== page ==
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Zoroastrianism from a New Perspective

April 10, 2013
Three Testaments: Torah, Gospel and Quran monthly updates may eventually morph into online discussions on matters of substance in the wider interfaith arena. Meanwhile, 3T appears to feed into the burgeoning area of Zoroastrian Studies. Having prepared an article on this interface for possible publication is a certain learnÚd journal, I invite those receiving this blog to watch for it. The old joke that “Zoroastrianism is the next big thing and always will be” may have run its course, since Z is increasingly an important new field of study. For now, I offer the nub of a new conjecture in a suddenly scintillating field.

“We are now in a position to explore a new angle by working backwards from Judaism in Babylon to Zoroastrianism immediately previous. Until now, most enquiries have moved from what scholars knew, thought or guessed about Zoroaster, forward to what influence or impact Zoroastrianism may have had on Judaism. While scholars tried (almost in vain) to locate and define Zoroaster, they could see little direct connection between him and Judaism (or anything else.) With the dates of Zoroaster now more or less confirmed by consensus as 628 - 551, we can now start with Judaism in Babylon and afterwards, and see how Zoroastrianism itself must have developed dramatically and rapidly as “something” just prior to the Babylonian Exile that looks like Z, sounds like Z and acts like Z, so it must be Z, or something we must invent that is too much like Z to call it anything else.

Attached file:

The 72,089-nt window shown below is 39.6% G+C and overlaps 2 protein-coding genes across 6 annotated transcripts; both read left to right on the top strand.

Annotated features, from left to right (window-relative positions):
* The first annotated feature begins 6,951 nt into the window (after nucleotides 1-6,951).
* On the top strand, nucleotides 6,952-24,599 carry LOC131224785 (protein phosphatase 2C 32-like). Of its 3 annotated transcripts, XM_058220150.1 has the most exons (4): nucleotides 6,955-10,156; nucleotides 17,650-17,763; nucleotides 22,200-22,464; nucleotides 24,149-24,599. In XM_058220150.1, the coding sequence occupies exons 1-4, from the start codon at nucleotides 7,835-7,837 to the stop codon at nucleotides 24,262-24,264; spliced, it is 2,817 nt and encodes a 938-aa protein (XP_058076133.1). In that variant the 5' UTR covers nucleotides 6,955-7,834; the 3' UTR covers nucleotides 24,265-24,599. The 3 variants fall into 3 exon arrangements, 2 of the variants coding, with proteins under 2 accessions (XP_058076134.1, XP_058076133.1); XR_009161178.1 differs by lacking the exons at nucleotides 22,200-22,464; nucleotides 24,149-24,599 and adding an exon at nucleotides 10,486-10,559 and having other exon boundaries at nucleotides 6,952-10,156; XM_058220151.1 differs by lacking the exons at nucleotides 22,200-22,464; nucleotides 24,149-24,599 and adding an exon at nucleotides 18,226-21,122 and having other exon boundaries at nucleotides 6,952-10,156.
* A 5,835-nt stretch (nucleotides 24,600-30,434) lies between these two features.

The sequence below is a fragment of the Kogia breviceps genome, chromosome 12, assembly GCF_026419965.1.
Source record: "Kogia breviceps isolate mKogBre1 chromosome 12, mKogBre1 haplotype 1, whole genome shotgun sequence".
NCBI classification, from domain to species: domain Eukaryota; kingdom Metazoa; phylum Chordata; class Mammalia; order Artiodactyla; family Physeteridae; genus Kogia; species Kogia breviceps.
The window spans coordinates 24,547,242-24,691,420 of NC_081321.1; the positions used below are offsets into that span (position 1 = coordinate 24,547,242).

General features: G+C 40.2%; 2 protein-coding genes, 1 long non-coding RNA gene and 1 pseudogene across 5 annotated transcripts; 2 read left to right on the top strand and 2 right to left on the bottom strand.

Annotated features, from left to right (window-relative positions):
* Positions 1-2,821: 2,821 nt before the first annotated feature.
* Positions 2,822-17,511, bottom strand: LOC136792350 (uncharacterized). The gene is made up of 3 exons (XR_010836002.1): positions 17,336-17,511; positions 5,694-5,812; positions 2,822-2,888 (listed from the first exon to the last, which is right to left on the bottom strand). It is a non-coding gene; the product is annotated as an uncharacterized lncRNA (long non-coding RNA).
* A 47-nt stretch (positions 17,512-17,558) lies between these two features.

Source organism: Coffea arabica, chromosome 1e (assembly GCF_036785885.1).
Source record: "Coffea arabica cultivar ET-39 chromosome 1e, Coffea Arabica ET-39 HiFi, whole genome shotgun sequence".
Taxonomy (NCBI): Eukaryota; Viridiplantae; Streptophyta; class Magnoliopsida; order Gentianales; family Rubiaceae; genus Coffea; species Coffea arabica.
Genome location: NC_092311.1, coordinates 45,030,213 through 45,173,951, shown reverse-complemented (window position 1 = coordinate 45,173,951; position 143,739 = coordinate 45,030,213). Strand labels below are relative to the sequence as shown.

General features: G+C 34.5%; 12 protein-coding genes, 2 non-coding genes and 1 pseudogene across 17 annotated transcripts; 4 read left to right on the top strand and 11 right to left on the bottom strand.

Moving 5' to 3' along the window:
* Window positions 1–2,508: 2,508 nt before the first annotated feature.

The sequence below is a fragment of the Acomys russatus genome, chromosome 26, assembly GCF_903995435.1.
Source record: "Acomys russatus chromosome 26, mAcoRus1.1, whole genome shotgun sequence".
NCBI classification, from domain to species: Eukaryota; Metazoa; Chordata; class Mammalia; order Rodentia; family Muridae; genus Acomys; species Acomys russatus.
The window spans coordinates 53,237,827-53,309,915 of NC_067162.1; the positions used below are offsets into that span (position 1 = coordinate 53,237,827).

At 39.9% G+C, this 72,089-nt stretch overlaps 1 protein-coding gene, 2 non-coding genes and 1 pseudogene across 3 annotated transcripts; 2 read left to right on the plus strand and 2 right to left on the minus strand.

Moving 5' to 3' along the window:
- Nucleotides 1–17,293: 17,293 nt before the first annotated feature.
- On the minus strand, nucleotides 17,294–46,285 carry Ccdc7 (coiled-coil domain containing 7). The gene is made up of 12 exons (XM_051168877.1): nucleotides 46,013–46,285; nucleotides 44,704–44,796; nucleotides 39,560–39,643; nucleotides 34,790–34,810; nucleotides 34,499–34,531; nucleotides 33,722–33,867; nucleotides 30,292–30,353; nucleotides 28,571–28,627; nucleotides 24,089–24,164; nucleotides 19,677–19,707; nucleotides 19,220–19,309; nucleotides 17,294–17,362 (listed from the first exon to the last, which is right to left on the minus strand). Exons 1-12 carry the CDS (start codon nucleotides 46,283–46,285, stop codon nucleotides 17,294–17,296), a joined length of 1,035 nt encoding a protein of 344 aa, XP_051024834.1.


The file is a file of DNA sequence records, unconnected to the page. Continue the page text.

“The easiest example is the ongoing debate as to whether Zoroaster was a monotheist, a henotheist, or a dualist … impossible to resolve within Zoroastrian evidence alone. The Jews interfaced with Zoroastrians on location in Babylon, and wrote up their observations within a generation, as verified by Dead Sea Scrolls. They declared the Zoroastrians to be monotheists like themselves, or close to the henotheism cum monotheism they practiced, so we can say there is powerful Jewish evidence that early Zoroastrians practiced a religion akin to monotheism.

“We know that Zoroastrianism became largely dualistic over time, a fact that has imprinted in the scholarly world, though typical Zoroastrians “on the street” today maintain that monotheism was there in the earliest texts, remained a subtext throughout history, and is practiced still. Moreover, Jews like Deutero-Isaiah could not possibly have considered Cyrus as a Messiah candidate if they thought of him as worshipping a “pantheon” of gods, as is sometimes suggested. So regarding Zoroastrian monotheism, QED!

“The argument that the Jews thought they were worshipping the same God as the Zoroastrians has other support, too intricate for this brief space, but the same approach can now be applied to other complex questions about the Zoroastrianism encountered by the Jews, such as the figure of the Saoshyant, the moral imperative, the Last Judgement, angelology, demonology, salvation and paradise.”
Posted by: Brian Arthur Brown